I get asked all the time, “how many questions is a good number to ask in a user test?”
The answer is actually time based, not quantity based.
The 5 minute rule:
Test respondents start to lose focus after 5 minutes¹. If you are running the usability test in person, you can prompt the test respondent with a new task to keep their focus. But if the test is run remotely, then the 5 minute rule is important.
Why is this important?
How to get more bang for the buck:
The 5 minute clock starts once the test starts, NOT once the questions start. So if interacting with a prototype/site takes 3 minutes, then you only have 2 minutes for follow-up questions. The good news is, you can control the quantity of questions that fit into time that window with simple tactics. For example:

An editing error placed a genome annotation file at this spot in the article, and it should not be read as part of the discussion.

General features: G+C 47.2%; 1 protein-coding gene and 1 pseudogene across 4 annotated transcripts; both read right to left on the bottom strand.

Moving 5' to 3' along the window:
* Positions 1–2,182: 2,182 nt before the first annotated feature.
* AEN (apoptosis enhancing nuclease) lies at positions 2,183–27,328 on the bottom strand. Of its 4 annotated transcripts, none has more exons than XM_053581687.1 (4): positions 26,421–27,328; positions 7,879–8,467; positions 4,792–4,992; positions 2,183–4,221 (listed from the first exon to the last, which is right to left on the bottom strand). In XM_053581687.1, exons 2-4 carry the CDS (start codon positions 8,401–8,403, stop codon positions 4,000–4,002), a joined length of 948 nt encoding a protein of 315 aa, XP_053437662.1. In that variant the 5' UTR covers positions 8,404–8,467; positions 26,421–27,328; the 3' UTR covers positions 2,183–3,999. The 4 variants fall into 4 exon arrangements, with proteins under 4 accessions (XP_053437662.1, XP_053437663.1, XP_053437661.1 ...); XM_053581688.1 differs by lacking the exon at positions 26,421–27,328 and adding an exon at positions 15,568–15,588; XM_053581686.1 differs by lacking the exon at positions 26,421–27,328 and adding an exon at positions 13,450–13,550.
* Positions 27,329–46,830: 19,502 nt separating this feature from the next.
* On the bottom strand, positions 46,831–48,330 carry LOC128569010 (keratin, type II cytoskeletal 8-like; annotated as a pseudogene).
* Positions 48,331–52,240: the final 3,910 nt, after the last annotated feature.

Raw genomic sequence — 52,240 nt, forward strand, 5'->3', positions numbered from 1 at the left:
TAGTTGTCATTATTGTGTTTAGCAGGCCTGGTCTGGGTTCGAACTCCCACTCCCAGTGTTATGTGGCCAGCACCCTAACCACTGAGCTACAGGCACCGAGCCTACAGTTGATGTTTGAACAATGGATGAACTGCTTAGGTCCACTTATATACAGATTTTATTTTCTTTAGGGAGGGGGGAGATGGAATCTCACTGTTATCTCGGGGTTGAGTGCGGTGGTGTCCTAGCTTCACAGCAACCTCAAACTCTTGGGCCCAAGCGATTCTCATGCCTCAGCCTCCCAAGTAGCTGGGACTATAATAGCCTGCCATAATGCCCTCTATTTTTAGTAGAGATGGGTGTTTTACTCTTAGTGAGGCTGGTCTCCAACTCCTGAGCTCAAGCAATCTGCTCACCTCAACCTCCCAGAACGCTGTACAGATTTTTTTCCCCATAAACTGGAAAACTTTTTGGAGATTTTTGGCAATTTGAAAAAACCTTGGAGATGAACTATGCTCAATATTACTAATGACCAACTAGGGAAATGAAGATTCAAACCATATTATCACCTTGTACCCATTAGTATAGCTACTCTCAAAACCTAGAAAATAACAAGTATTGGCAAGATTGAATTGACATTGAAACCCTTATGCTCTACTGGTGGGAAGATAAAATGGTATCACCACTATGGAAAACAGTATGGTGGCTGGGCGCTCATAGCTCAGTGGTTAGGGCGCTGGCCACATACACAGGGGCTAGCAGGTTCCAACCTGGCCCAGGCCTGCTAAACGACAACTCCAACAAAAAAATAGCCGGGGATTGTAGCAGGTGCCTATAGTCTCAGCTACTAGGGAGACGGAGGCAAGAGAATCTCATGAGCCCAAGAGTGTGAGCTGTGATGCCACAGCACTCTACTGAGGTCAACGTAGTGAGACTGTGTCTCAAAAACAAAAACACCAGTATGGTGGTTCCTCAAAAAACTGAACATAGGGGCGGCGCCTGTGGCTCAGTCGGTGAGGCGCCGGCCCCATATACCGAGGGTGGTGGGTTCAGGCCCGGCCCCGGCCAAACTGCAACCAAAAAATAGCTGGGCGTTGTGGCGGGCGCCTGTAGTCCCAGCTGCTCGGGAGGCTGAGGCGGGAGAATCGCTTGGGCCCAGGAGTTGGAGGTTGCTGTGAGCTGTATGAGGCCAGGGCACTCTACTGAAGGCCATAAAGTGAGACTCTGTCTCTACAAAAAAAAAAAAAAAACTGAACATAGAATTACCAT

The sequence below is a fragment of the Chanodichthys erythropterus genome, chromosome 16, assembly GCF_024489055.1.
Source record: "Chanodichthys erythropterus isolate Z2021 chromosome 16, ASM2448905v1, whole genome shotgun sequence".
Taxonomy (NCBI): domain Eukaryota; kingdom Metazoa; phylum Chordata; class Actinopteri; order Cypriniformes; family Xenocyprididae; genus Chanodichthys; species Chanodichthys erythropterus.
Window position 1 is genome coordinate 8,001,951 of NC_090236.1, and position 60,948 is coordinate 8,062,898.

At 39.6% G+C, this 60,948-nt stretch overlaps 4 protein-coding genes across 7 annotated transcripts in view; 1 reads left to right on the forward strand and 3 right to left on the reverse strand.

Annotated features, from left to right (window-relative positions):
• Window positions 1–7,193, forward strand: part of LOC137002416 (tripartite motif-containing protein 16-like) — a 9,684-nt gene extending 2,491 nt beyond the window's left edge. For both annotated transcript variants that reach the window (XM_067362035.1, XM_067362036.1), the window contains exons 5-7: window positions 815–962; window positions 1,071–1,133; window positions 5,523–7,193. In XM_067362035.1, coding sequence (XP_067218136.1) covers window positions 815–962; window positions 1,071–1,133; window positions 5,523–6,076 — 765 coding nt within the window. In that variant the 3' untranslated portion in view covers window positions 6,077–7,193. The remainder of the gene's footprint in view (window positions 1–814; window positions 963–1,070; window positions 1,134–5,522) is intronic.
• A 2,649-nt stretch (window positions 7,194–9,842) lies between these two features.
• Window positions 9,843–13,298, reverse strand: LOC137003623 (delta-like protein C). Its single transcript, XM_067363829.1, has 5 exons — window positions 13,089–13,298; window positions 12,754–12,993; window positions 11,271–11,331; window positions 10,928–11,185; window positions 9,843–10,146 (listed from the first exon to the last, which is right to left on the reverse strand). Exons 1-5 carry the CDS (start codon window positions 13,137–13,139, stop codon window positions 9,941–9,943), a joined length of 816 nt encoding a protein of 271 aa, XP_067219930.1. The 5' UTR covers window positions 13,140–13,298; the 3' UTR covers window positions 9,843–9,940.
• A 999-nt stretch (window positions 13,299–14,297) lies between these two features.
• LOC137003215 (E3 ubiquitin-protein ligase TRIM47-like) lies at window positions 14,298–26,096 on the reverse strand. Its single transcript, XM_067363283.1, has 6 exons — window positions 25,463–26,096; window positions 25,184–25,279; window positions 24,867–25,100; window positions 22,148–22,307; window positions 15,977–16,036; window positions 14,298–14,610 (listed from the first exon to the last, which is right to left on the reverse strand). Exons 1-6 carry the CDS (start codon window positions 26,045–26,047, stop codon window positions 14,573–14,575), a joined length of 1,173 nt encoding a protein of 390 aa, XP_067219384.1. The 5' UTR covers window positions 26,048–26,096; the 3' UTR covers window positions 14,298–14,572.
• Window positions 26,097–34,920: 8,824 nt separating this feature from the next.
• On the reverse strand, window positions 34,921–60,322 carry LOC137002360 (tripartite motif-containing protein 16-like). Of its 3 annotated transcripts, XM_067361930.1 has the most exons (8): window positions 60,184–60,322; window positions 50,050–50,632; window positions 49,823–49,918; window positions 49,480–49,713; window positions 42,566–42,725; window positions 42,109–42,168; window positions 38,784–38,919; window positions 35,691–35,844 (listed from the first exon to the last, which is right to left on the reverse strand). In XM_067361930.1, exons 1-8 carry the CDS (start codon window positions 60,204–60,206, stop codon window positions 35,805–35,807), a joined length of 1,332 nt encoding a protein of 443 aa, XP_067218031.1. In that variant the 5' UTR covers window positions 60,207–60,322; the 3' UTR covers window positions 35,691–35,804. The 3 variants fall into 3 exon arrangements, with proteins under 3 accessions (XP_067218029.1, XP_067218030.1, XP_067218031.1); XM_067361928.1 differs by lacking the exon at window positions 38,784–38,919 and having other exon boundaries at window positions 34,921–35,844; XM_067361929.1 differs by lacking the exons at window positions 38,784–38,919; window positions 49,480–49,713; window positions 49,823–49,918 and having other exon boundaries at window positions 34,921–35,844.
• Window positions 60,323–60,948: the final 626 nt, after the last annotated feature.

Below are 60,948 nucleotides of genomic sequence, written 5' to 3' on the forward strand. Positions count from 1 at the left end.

Questioning Best Practices:
- Make your questions short
- Limit the response options to only the critical choices
- Limit the text of the response options
- If doing remote user testing, test one specific use case at a time. Do not try to jam 3-5 use cases into a single test unless you are doing the test in person.
The longer a test lasts, the less focus a test respondent has, the less accurate the qualitative responses are. The best remote user tests are under 5 minutes, and have short, specific follow-up questions. Tweet this
¹There are several articles that explain this point. Here is one from Constant Contact: http://support2.constantcontact.com/articles/FAQ/1966
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